My next set of tubeless was Schwalbe Pro1 TLE. I hit something on a double century that I didn’t even notice until I stopped for water, and noticed the tire was a bit soft and my seat tube was covered in Stans. That one wouldn’t quite seal. After a couple of top-off’s with the pump over the next hour, I plugged it with a DynaPlug. That lasted the rest of that tire’s life with zero issues.
I’m on my second set of Schwalbes, and am trying the Silca sealant. A couple thousand miles at the end of last season were uneventful, so no conclusions yet on how well the Silca is working. Though, as before, I suspect I’ve hit things that were sealed quickly enough not to notice.
When I’ve changed old Stan’s in the past, It sometimes looked watery with white/beige globules in it. Kind of like curdled cream in coffee (you know, right before it goes bad for real), but thicker. But that was always in MTB tires that had a fair amount in them, that was a full season old (or more). I never had problems with those tires sealing.
Touchwood since I have ditched FinishLine sealant. I can only recall two events for me and one non event.
Once was in the middle of my chemotherapy and as my wrist was constantly bruised from the catheter I was running stupidly low pressure (circa 25-30psi) in my road tyres. That was fine until my mates route took us down a gravel track. Sidewall p’ture. My hands were wrecked but my other mate plugged it for me with a tyre worm. That was good for circa 30miles at speed but it eventually started to fail on me. On hindsight I should have went straight home instead of cycling further away from home and having to walk to a train station and get two trains.
The other was a mahoosive pothole that ripped my rear tyre apart, I thought for a moment about the spare tube but I was close enough to home to call for a lift and the tyre was still seated. I thought I might get away with adding more sealant at home but the tyre was wrecked but it had done a fair amount of miles anyway, so I wasn’t too gutted about having to order a new tyre.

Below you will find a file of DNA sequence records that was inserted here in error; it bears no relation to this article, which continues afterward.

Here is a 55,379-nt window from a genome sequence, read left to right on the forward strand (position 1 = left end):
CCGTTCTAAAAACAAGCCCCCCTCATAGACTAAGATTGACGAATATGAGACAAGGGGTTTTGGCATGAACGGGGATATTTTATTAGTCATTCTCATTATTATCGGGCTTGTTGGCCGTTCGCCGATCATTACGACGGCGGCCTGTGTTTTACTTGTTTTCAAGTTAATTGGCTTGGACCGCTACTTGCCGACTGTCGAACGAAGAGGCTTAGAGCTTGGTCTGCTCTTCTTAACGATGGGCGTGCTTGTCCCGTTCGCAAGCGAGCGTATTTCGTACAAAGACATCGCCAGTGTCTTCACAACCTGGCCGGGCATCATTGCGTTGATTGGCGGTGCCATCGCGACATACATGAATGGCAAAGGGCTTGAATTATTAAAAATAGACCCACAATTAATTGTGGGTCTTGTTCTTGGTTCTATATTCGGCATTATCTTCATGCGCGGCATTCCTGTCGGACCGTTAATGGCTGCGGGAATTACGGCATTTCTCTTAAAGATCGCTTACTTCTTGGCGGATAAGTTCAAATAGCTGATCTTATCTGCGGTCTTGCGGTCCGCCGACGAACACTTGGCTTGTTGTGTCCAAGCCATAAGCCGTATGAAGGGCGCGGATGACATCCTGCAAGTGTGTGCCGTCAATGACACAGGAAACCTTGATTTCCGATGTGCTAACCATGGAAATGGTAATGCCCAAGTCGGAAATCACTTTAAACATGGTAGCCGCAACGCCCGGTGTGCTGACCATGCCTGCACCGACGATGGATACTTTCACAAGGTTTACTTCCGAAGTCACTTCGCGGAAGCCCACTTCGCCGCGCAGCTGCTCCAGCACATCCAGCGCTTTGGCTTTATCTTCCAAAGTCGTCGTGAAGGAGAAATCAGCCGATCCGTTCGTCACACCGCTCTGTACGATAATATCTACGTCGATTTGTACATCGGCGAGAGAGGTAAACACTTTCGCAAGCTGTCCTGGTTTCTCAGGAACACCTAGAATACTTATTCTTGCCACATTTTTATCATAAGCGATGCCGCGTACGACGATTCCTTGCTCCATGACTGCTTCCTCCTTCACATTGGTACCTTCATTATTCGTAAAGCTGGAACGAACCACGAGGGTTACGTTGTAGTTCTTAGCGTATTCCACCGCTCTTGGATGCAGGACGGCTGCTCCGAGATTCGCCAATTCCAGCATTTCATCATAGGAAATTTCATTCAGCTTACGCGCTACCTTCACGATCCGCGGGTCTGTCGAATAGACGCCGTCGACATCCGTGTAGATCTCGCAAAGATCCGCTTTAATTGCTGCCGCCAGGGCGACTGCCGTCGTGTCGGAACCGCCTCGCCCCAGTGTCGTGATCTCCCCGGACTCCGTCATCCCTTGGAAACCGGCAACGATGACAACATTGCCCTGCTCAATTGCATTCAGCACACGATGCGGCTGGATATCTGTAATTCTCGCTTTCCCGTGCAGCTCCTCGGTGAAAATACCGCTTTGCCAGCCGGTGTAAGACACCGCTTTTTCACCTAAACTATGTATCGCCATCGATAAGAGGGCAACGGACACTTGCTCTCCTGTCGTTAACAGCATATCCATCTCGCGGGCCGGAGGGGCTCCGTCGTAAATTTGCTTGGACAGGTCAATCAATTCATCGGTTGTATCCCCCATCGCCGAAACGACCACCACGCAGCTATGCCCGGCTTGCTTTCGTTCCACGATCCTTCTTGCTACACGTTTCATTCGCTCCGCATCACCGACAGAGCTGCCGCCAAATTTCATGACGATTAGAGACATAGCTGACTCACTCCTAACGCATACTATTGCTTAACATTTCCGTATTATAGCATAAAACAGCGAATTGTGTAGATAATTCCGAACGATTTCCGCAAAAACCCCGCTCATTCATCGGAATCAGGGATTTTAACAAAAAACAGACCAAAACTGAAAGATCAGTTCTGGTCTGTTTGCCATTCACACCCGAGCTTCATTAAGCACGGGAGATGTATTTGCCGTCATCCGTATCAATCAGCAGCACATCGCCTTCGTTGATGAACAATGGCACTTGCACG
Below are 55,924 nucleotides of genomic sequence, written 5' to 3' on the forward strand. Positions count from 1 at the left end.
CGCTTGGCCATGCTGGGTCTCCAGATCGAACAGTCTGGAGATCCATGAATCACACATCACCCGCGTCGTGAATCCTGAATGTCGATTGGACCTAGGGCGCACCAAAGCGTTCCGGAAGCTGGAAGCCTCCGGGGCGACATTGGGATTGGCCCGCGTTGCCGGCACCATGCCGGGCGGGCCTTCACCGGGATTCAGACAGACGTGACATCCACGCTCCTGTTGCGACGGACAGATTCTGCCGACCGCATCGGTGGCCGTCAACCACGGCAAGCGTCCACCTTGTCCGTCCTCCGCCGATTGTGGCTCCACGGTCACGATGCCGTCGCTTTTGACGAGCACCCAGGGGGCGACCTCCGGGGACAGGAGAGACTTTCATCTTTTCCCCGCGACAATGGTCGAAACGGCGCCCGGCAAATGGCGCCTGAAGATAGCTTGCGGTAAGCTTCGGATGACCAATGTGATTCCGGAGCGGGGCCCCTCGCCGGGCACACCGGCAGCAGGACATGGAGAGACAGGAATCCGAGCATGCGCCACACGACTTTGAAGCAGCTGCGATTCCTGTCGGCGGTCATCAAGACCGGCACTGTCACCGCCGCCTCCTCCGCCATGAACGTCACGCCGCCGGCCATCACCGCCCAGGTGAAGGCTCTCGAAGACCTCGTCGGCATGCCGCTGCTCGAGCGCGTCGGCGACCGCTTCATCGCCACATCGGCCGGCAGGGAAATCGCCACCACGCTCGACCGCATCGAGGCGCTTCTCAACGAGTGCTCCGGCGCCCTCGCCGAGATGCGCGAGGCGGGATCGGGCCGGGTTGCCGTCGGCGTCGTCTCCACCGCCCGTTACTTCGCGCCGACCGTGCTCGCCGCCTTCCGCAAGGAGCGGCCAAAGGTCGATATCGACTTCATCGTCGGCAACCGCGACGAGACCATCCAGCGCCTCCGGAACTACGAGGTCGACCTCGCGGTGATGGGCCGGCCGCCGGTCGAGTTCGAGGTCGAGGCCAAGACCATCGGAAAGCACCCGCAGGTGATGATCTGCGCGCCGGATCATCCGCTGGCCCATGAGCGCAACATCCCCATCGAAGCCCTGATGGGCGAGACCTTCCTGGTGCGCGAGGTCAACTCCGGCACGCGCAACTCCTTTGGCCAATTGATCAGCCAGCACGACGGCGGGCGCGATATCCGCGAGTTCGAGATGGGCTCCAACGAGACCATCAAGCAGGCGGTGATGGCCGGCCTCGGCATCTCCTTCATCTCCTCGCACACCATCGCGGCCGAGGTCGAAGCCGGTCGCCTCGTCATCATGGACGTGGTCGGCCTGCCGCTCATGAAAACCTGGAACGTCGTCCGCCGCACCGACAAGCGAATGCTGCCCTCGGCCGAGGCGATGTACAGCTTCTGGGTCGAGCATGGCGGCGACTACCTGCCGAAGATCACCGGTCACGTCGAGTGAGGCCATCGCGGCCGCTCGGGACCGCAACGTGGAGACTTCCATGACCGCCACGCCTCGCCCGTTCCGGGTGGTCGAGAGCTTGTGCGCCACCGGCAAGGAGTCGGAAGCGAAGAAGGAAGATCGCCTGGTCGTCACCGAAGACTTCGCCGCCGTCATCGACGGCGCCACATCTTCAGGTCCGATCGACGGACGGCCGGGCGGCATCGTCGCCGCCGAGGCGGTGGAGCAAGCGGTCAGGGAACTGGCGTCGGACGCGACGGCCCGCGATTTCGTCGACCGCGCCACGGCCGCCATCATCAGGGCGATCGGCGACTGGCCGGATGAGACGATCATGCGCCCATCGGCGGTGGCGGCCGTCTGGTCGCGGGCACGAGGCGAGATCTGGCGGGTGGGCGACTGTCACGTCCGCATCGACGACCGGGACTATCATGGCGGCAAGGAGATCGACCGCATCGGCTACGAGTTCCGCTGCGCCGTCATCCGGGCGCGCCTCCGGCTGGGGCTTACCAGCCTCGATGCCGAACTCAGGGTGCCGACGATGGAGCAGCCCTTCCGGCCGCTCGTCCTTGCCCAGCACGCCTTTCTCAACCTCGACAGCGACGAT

The one other time I used a repair was a non event for me but for a mates tubeless disc. I put a worm in but he insisted on pumping it up to high pressure (around 100psi) and it kept blowing out. I eventually convinced him not to try pump the tyre as hard and the repair was good for a 21min 10mile after that.
All of my tubeless tires have multiple patches in them, including a few sidewall tears (pinches, not cuts). The problem is that I keep getting new punctures!
I never had any issues with tubeless tires until I went hookless. 5000 TLs were basically bombproof. Other TR (not TL) tires on hookless rims have basically been a nightmare, but only with my rears.
It’s probably because of two things:
TR tires are thinner and less puncture resistant (they can’t run without sealant due to porosity)
Hookless rims don’t let you run enough pressure to keep the tire from bottoming out if you are very heavy and limited by tire clearance.
I have got the repair process down the point where it “only” takes about 15-20 minutes.
On another note, adding sealant will usually block any small punctures, but the tire will lose a lot of pressure over the course of a day. I mostly use patches to prevent this.
I’ve only had sealed punctures reopening on rollers. Last one I had on my road bike (on the Marmotte), GPS computer shows me having stopped pedalling for only 40 seconds to plug one (I ride with dynaplug very quickly accessible, on the top tube bag).
Not. To tempt fate, but I’ve had a similarly positive experience with tubeless. Probably about 2 or 3 punctures in 7500kms, one of which was over a pothole… Ironically while signalling to the rest of the group there were potholes. That was a double sided rip which required a cab of shame home.
The other resulted in spray, but was fixed with a dart and a pump up.
Yes, GP5000s lose air and that’s a pain, but I’ve had barely any punctures over the last 3 years.